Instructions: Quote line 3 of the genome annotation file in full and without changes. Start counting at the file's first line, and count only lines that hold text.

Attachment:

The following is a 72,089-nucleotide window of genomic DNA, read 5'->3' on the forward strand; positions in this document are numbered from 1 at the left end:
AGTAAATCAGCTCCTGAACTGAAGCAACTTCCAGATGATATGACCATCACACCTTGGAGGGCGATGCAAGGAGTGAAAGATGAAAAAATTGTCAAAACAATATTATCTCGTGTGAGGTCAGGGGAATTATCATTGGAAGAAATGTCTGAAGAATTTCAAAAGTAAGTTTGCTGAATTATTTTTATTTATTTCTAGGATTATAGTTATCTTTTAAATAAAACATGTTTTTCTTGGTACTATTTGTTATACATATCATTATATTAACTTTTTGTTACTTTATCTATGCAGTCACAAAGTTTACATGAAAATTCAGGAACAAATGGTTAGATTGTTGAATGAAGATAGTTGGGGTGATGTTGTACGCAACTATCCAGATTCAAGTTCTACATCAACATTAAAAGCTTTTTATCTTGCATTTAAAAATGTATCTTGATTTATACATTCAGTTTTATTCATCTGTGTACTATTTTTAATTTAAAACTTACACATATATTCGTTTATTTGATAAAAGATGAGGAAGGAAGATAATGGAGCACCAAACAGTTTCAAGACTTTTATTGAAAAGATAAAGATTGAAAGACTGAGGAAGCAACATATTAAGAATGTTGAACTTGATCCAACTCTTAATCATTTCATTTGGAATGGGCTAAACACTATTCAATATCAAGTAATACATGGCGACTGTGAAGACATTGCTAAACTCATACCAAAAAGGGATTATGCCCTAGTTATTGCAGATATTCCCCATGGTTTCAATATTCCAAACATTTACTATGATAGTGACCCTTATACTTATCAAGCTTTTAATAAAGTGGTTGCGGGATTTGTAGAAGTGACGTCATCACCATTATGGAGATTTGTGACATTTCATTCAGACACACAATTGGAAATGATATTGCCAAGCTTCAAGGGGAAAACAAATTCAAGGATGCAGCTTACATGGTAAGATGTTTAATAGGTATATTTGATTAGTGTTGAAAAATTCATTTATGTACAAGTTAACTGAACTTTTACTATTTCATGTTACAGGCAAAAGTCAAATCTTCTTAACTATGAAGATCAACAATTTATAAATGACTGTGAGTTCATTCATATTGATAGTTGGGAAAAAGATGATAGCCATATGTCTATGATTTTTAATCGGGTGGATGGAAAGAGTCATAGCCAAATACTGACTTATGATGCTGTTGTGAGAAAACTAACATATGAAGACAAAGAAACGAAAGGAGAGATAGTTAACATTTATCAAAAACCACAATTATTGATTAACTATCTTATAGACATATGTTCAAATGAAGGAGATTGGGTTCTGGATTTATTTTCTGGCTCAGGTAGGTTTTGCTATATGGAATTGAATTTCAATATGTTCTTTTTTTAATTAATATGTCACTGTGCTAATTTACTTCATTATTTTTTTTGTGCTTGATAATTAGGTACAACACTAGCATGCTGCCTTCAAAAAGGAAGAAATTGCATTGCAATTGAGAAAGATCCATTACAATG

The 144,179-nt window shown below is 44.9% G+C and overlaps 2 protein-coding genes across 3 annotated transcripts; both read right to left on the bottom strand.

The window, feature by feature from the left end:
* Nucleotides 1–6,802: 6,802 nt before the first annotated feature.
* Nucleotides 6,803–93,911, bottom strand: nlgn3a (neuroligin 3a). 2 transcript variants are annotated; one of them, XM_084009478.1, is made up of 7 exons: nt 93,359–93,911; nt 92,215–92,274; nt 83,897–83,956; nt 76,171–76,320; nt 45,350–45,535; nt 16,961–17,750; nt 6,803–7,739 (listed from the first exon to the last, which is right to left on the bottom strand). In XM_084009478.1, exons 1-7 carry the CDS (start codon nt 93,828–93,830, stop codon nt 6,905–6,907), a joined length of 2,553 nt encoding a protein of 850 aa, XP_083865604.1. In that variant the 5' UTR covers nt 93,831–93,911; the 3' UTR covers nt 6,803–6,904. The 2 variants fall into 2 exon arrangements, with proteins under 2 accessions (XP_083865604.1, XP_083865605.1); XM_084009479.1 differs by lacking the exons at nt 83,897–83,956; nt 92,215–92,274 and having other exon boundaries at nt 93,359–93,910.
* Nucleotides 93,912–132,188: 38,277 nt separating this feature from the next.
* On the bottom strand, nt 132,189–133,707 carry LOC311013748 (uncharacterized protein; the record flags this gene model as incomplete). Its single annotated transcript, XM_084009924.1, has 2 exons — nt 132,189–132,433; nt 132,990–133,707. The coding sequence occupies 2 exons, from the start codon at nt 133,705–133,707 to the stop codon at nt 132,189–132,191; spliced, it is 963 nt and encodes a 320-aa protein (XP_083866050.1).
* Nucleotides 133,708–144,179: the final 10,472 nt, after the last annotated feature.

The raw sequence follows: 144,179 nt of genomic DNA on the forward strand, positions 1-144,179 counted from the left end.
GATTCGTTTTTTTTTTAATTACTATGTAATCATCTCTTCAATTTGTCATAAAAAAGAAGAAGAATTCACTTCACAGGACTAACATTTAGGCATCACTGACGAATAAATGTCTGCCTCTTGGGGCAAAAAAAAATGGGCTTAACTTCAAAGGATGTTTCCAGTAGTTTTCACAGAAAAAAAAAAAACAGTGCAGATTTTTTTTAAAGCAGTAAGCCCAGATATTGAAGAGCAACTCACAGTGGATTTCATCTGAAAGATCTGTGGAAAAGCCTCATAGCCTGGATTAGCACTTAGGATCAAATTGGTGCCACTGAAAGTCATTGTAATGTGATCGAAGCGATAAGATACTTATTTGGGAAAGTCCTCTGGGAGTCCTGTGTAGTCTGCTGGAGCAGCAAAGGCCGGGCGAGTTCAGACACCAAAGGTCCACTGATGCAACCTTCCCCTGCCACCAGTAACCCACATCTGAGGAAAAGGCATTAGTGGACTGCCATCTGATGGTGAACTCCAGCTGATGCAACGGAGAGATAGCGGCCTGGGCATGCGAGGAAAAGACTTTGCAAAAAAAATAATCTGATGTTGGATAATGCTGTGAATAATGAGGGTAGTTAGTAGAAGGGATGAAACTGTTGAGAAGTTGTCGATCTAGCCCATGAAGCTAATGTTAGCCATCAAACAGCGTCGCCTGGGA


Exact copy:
The 144,179-nt window shown below is 44.9% G+C and overlaps 2 protein-coding genes across 3 annotated transcripts; both read right to left on the bottom strand.